Architecture and Empire in Jamaica
Hardcover ISBN: 0300211007
Through Creole houses and merchant stores to sugar fields and boiling houses, Jamaica played a leading role in the formation of both the early modern Atlantic world and the British Empire. Architecture and Empire in Jamaica offers the first scholarly analysis of Jamaican architecture in the long 18th century, spanning roughly from the Port Royal earthquake of 1692 to Emancipation in 1838. In this richly illustrated study, which includes hundreds of the author’s own photographs and drawings, Louis P. Nelson examines surviving buildings and archival records to write a social history of architecture. Nelson begins with an overview of the architecture of the West African slave trade then moves to chapters framed around types of buildings and landscapes, including the Jamaican plantation landscape and fortified houses to the architecture of free blacks. He concludes with a consideration of Jamaican architecture in Britain. By connecting the architecture of the Caribbean first to West Africa and then to Britain, Nelson traces the flow of capital and makes explicit the material, economic, and political networks around the Atlantic.
Arising from Bondage
A History of the Indo-Caribbean People
Hardcover ISBN: 0814775489
Ramdin (biographer, historian, and novelist) tells the epic story of the extraordinary perseverance and courage of the Indo-Caribbean people since their first arrival in British Guiana in 1838 as cheap, disposable labor to replace the emancipated African slaves. Drawing on official reports and paper as well as unpublished material from disparate sources, he reveals how Indian peasants struggled to build a distinct identity, and how their political, socioeconomic, religious and cultural life ultimately extended to North America. Annotation c. Book News, Inc., Portland, OR (booknews.com)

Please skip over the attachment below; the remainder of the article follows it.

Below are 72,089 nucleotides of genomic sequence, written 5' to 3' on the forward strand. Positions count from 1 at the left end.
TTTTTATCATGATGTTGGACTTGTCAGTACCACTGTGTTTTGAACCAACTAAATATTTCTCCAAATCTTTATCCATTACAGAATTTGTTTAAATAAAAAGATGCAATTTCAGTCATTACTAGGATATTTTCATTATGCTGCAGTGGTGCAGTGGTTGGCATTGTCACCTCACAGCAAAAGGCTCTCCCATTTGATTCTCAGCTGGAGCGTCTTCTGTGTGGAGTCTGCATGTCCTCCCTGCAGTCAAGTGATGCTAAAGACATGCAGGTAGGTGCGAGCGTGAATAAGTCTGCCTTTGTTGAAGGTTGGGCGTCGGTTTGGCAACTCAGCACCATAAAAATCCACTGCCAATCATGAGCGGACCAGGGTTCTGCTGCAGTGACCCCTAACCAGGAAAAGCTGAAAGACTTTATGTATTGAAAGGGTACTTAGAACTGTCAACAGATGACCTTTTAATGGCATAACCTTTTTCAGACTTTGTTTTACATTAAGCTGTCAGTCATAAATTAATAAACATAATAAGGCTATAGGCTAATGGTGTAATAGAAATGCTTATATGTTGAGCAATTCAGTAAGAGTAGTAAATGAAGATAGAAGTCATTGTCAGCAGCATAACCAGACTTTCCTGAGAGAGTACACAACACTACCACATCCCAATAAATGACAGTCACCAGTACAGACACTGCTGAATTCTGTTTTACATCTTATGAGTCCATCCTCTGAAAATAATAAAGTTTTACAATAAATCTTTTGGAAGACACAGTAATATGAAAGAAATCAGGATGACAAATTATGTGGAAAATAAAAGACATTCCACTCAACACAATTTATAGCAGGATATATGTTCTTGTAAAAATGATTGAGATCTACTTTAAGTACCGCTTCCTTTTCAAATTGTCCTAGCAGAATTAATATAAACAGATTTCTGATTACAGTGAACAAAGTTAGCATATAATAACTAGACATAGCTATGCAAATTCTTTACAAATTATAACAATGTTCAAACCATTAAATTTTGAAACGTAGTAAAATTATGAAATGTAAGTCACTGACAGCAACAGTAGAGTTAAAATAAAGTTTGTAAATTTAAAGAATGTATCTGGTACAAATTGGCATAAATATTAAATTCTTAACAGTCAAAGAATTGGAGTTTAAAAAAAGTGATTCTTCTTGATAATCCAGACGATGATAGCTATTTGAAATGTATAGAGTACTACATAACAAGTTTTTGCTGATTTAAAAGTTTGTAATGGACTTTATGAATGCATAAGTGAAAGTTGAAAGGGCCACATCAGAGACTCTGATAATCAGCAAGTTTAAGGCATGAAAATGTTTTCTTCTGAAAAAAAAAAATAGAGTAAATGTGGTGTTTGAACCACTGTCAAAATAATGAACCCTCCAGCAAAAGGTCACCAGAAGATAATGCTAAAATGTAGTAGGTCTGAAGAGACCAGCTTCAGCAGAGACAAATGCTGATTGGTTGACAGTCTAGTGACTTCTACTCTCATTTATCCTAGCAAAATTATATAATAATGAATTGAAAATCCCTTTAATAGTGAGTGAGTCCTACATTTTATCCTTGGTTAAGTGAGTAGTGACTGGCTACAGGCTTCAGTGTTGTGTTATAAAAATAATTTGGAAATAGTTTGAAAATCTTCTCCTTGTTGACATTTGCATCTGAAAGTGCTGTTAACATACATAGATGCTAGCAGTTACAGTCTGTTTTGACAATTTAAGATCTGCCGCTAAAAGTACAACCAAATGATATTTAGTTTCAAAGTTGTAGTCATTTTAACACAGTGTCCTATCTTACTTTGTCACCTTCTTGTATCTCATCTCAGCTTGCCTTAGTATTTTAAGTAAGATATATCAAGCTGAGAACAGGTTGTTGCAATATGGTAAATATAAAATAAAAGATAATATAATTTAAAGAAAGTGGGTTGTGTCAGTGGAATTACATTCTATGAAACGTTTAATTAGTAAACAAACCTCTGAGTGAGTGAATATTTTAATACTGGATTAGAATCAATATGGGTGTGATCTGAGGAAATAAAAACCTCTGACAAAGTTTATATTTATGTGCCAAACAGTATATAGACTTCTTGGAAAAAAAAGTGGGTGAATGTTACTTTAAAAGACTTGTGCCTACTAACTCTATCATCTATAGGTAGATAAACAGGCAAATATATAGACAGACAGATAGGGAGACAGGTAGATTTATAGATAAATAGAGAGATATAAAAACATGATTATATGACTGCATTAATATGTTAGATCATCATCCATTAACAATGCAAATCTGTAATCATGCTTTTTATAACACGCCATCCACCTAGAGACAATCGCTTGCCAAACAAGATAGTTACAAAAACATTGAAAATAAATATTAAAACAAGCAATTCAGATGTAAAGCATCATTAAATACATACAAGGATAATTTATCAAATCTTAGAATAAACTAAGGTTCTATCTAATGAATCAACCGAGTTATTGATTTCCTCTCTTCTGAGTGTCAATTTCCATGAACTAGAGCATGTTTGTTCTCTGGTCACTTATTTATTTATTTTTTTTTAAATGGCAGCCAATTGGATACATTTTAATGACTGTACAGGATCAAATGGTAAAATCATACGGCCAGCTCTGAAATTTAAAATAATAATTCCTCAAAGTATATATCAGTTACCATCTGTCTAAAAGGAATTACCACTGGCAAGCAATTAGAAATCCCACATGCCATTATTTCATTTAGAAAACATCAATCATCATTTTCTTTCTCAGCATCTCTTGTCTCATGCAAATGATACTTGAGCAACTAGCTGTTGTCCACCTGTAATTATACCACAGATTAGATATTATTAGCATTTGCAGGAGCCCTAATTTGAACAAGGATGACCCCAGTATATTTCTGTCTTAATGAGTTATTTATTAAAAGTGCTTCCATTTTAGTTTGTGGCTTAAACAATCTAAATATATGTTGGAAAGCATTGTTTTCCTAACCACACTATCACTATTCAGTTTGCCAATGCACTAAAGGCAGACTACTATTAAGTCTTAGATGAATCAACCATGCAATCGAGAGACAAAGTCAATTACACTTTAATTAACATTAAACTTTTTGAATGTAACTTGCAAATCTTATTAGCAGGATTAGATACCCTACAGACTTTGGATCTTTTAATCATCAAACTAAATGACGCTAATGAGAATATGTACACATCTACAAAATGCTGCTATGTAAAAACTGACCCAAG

The Atrocities of the Pirates
A Faithful Narrative of the Unparalleled Suffering of the Author During His Captivity Among the Pirates
Paperback ISBN: 1616081945
A brutally honest depiction of piracy in the nineteenth century.
Explorations of Race, Labor, and Citizenship in Postemancipation Societies
Paperback ISBN: 0807848549
In this collaborative work, three leading historians explore one of the most significant areas of inquiry in modern historiography?the transition from slavery to freedom and what this transition meant for former slaves, former slaveowners, and the societies in which they lived. Their contributions take us beyond the familiar portrait of emancipation as the end of an evil system to consider the questions and the struggles that emerged in freedom's wake. Thomas Holt focuses on emancipation in Jamaica and the contested meaning of citizenship in defining and redefining the concept of freedom; Rebecca Scott investigates the complex struggles and cross-racial alliances that evolved in southern Louisiana and Cuba after the end of slavery; and Frederick Cooper examines the intersection of emancipation and imperialism in French West Africa. In their introduction, the authors address issues of citizenship, labor, and race, in the post-emancipation period and they point the way toward a fuller understanding of the meanings of freedom.